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Isotope geochemistry tracks the maturation of submarine massive sulfide mounds (Iberian Pyrite Belt)

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Kidane,  Abiel
Department of Biogeochemistry, Max Planck Institute for Marine Microbiology, Max Planck Society;

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Citation

Velasco-Acebes, J., Tornos, F., Kidane, A., Wiedenbeck, M., Velasco, F., & Delgado, A. (2019). Isotope geochemistry tracks the maturation of submarine massive sulfide mounds (Iberian Pyrite Belt). Mineralium Deposita, 54(6), 913-934. doi:10.1007/s00126-018-0853-x.


Cite as: http://hdl.handle.net/21.11116/0000-0005-BACA-6
Abstract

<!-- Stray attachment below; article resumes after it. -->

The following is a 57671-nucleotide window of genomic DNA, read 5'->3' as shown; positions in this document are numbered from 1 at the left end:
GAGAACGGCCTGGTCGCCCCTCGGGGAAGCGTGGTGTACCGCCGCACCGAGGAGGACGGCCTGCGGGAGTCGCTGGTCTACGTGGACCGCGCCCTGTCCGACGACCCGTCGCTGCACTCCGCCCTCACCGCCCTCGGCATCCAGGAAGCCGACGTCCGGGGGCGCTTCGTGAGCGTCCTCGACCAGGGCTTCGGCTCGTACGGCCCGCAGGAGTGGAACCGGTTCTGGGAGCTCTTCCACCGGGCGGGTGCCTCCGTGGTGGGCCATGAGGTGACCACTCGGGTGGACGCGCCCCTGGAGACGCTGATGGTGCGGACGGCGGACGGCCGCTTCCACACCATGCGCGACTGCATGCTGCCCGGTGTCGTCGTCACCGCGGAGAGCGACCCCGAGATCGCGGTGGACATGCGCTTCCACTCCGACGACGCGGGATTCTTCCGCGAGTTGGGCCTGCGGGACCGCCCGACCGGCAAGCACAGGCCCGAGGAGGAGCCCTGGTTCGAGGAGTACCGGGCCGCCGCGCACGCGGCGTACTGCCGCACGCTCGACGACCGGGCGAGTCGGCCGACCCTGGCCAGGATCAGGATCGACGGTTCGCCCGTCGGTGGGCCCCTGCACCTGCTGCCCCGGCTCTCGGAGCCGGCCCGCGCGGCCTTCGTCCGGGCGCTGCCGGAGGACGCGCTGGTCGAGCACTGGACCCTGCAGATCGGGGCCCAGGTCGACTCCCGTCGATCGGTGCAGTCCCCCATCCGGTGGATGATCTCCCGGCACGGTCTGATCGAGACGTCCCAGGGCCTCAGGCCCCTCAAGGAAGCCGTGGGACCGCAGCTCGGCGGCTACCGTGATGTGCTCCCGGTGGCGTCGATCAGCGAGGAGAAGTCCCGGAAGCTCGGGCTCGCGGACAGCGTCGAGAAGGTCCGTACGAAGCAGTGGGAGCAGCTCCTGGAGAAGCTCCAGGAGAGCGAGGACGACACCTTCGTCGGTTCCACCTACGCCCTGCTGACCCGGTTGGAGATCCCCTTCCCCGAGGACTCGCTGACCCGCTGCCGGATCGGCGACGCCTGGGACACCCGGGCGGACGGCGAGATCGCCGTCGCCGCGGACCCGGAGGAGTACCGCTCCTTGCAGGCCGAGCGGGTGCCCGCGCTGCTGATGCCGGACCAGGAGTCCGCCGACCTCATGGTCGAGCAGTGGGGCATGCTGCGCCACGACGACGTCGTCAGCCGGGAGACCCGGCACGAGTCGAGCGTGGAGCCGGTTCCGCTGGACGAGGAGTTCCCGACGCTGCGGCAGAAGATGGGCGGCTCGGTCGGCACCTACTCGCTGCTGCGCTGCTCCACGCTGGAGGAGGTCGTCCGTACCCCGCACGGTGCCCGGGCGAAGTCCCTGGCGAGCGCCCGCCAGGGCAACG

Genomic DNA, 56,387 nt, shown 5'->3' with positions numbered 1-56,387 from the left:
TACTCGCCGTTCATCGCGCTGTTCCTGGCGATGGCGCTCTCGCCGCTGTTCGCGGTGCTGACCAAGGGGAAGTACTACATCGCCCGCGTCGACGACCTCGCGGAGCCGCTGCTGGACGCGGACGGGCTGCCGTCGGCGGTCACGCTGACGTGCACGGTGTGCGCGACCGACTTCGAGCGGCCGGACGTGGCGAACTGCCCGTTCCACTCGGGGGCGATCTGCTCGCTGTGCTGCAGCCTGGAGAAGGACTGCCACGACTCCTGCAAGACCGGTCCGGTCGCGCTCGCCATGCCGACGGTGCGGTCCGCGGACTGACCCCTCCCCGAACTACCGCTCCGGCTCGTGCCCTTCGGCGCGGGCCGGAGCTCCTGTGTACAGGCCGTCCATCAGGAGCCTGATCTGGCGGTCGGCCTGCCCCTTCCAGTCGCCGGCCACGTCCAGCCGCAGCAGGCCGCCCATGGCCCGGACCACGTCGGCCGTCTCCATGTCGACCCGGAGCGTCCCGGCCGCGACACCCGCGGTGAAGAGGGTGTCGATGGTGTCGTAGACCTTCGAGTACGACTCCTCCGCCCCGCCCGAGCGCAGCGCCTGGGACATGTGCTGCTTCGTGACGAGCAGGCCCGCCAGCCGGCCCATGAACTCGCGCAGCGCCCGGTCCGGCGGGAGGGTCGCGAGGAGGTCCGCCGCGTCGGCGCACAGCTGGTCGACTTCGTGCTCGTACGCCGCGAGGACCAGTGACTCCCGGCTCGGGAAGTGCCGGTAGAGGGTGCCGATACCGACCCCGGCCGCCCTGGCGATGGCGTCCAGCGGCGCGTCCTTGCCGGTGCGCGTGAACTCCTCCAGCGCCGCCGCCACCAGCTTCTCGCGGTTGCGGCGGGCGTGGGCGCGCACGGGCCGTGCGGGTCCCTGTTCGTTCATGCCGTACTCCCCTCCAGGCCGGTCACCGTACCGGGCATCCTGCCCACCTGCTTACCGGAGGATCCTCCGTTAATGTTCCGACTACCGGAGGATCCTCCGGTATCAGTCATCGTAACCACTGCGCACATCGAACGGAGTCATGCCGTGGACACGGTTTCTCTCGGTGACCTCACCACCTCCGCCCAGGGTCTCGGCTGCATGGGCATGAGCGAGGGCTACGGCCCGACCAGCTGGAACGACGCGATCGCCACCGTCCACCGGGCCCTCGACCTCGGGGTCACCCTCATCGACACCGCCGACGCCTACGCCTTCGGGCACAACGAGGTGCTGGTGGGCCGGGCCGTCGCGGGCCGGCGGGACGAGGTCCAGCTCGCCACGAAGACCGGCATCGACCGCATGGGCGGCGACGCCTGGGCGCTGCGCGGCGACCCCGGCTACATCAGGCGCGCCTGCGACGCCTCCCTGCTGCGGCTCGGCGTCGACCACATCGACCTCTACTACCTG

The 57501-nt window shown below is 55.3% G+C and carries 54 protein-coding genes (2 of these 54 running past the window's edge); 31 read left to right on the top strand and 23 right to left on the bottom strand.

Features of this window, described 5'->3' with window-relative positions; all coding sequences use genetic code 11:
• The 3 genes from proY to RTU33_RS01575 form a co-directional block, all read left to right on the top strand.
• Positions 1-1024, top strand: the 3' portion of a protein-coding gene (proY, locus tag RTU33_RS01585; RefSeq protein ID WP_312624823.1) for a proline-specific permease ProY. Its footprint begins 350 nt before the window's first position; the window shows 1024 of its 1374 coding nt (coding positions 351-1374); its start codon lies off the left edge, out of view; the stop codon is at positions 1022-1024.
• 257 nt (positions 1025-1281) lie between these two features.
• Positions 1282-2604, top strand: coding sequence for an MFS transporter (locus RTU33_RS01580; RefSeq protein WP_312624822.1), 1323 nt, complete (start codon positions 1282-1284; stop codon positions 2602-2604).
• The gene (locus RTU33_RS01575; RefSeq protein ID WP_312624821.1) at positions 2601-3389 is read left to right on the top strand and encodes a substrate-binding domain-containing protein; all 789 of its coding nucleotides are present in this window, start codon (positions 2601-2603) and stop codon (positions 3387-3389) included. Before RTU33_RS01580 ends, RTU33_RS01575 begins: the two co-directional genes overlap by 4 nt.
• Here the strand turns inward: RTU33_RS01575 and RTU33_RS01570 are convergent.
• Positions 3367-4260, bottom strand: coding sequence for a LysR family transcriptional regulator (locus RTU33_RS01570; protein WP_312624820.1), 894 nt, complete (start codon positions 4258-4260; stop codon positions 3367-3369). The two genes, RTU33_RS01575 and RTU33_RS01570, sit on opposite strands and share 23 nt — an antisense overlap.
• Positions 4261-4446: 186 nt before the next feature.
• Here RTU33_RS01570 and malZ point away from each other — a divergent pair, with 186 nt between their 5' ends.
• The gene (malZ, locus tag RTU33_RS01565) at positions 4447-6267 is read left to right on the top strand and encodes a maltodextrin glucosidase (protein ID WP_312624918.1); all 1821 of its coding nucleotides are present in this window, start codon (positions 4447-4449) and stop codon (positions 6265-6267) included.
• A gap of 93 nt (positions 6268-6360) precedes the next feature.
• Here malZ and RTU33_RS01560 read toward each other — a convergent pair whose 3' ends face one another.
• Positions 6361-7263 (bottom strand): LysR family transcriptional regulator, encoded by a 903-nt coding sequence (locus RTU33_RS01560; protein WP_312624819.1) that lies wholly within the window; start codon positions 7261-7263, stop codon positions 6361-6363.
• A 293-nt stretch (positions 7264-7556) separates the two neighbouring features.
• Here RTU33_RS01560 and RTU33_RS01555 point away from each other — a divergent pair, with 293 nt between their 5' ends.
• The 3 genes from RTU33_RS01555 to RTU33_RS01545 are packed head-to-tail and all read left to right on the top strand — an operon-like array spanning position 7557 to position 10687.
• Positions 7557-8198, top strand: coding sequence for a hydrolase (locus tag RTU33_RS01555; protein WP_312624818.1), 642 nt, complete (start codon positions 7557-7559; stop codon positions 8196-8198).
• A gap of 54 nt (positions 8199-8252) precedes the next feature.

The massive sulfide deposits of the southern Iberian Pyrite Belt (IPB) occur as shale-hosted exhalative mounds or shallow sub-seafloor replacive bodies that formed at the Devonian-Carboniferous boundary in anoxic bottoms. The geochemistry of the mineralization and the host shale from some of the major deposits, including a detailed 50-m-thick section through the Migollas orebody, shows a marked textural and vertical zonation that is also reflected in the chemical, textural, and isotopic variations of pyrite and carbonates. Pyrite evolves from primary framboids and colloform aggregates to late euhedral crystals, which accompanies a redistribution of the contained base metals and grain coarsening. SIMS analyses depict an extreme variability of delta S-34 values from -42.3 to +4.4 parts per thousand with a gradual increase that is related to the textural maturation. There is also a systematic rise in the Sr-87/Sr-86 ratios (0.70846 to 0.71354), delta C-13 (-12.2 to -5.2 parts per thousand) and delta O-18 values (+14.1 to +27.8 parts per thousand) of the associated carbonates, which evolve from early dolomite to late siderite. This evolution evidences the maturation of the exhalative mineralization during mixing between two fluids: modified seawater enriched in biogenically derived reduced sulfur and upflowing hydrothermal fluids. Early sulfides precipitated in the seawater-mound interface. Towards the core of the mounds, there was an increasing influence of deep fluids that modified the early mineral textures and the isotopic signatures. This evolution is similar to that observed in modern submarine hydrothermal systems and confirms the importance of mound refining in the evolution of fossil exhalative mounds and the formation of economic ores.